Afghanistan has a population of roughly 38 million people with an estimated 99% of them being Muslim (19% Shi’a and 80% Sunni). It is unclear what the remaining 1% of the population is, but there is an estimated 2000-3000 Christians in the country. It is believed that many of them converted to Christianity while living abroad. There are no public churches in Afghanistan and Christians practice either alone or in small congregations, meeting in private homes. Even with this in mind, the Taliban, who have only been back in control of the country for days, have already started to target Christians and churches. One Afghan pastor testified to receiving a letter from the Taliban stating “We know who you are, what you do, and where to find you.” The two groups of people with the most to fear are Christians and women. Christians are afraid of persecution and the loss of life. Women are afraid of losing freedom, rights, educational opportunities, and the ability for either an individual or family to choose when and whom to marry. There have already emerged reports of women being forced into sexual servitude in what the Taliban call “marriage” and their “dutiful Islamic privilege and responsibility.”
In the past few days I have had quite a few conversations with friends about this situation, and a few people have reached out to me asking for my thoughts. One of the questions that keeps being presented is “Why, why is this all happening, what’s the point of it all?” When faced with such injustice and evil, we often find ourselves asking such questions. The simple answer is because of sin, that mankind is fallen. But why does this answer seem so unsatisfactory? Why is it that in the face of such injustice that an answer like, ‘man is sinful,’ while true, doesn’t quite feel acceptable? I have wrestled with this question, and I think, at least for me, the reason it doesn’t feel quite acceptable is because it feels like I can’t do anything about it. There is no way that I can go fight the Taliban. The U.S. and other governments have spent the last 20 years liberating Afghanistan and training up an army so that they can protect themselves. The Afghanistan Army’s attempt to defend their country only lasted a few days. So we are left with questions like: What difference can I make? What hope do they have? Why should I care? While it seems that all hope is gone, I would like to submit to you that it is not. There may not be hope in the government, but we believe in, love, and serve a God who is good and faithful and is able to provide hope in even the darkest of situations. The only real hope for mankind is Jesus Christ, and that is true if you live a life of fear, persecution, and injustice in Afghanistan; and it’s true if you live a life of relative comfort in suburban America.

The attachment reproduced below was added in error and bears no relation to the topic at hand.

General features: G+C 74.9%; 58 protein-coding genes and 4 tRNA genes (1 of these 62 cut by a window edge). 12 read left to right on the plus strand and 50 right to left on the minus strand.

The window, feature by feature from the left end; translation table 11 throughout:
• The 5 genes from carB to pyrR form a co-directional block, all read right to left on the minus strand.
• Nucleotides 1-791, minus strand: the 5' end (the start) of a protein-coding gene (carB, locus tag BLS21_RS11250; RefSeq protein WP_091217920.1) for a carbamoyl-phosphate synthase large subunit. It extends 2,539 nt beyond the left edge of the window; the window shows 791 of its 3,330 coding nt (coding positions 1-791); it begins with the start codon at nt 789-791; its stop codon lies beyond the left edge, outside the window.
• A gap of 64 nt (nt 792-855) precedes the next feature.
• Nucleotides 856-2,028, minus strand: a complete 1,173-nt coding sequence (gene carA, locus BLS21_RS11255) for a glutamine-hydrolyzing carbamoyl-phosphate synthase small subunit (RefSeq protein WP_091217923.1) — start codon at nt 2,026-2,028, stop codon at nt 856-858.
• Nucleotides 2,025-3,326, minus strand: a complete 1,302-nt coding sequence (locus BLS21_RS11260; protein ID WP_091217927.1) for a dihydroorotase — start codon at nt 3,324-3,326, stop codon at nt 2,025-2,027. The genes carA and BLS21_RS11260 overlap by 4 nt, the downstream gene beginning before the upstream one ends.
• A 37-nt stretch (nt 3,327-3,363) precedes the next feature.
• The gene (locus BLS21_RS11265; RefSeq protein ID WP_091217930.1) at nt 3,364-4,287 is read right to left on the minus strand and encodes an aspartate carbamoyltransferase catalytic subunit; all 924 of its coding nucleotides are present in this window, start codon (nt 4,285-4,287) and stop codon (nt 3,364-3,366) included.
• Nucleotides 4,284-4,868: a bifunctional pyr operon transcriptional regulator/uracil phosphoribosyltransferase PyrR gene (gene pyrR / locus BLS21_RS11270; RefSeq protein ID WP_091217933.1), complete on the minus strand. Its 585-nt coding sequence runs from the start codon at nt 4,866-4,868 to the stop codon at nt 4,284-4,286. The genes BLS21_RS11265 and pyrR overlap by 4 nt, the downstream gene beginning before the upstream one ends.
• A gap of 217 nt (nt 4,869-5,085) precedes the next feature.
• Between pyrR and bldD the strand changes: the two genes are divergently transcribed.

Since we have hope in Christ, let me encourage you to not fall into the trap of believing that there is nothing we can do to make a difference. In the Sermon on the Mount in Matthew 5:43-45 Jesus says: “You have heard that it was said, ‘You shall love your neighbor and hate your enemy.’ But I say to you, Love your enemies and pray for those who persecute you, so that you may be sons of your Father who is in heaven.” There is something we can do, there is something we should do, there is something we have been commanded to do, and that is the PRAY!
I would like to offer you a few ways that we can all pray for Afghanistan:
- Pray that the evil being done is stopped —that injustice and persecution specifically toward Christians and women would end.
- Pray for the men and women in the military that are, or ever have ever served in Afghanistan, that they would be filled with peace and true comforting resolve that only comes from God.
- Pray for the family members of those in active duty or who have lost a loved one to the conflict in Afghanistan.
- Pray that those enacting evil would trust in Jesus, who calls us to pray for our enemies. I know this often contradicts our feelings, but their only hope to stop doing evil is found in the Gospel.
- Pray for our Christian brothers and sisters in Afghanistan, that they would be safe and not lose hope.
- Pray for our missionaries in the region, specifically George and Judy and Central Asia. As I am writing this, they have not been directly impacted by the events in Afghanistan, and I don’t expect this to change dramatically; but there can be a ripple effect through the region.
- Also pray for our missionaries J and J in Turkey. Turkey has received thousands of Afghan refugees in the recent weeks which is creating some political and racial divisions in the country. Pray against these divisions as well as pray that these refugees would encounter the Gospel.
To close, I would like to offer a prayer found in the Book of Common Prayer
A PRAYER IN TIMES OF SOCIAL CONFLICT OR UNREST
Increase, O God, the spirit of neighborliness among us, that in peril we may uphold one another, in suffering tend to one another, and in homelessness, loneliness, or exile befriend one another. Grant us brave and enduring hearts that we may strengthen one another, until the disciplines and testing of these days are ended, and you again give peace in our time; through Jesus Christ our Lord. Amen.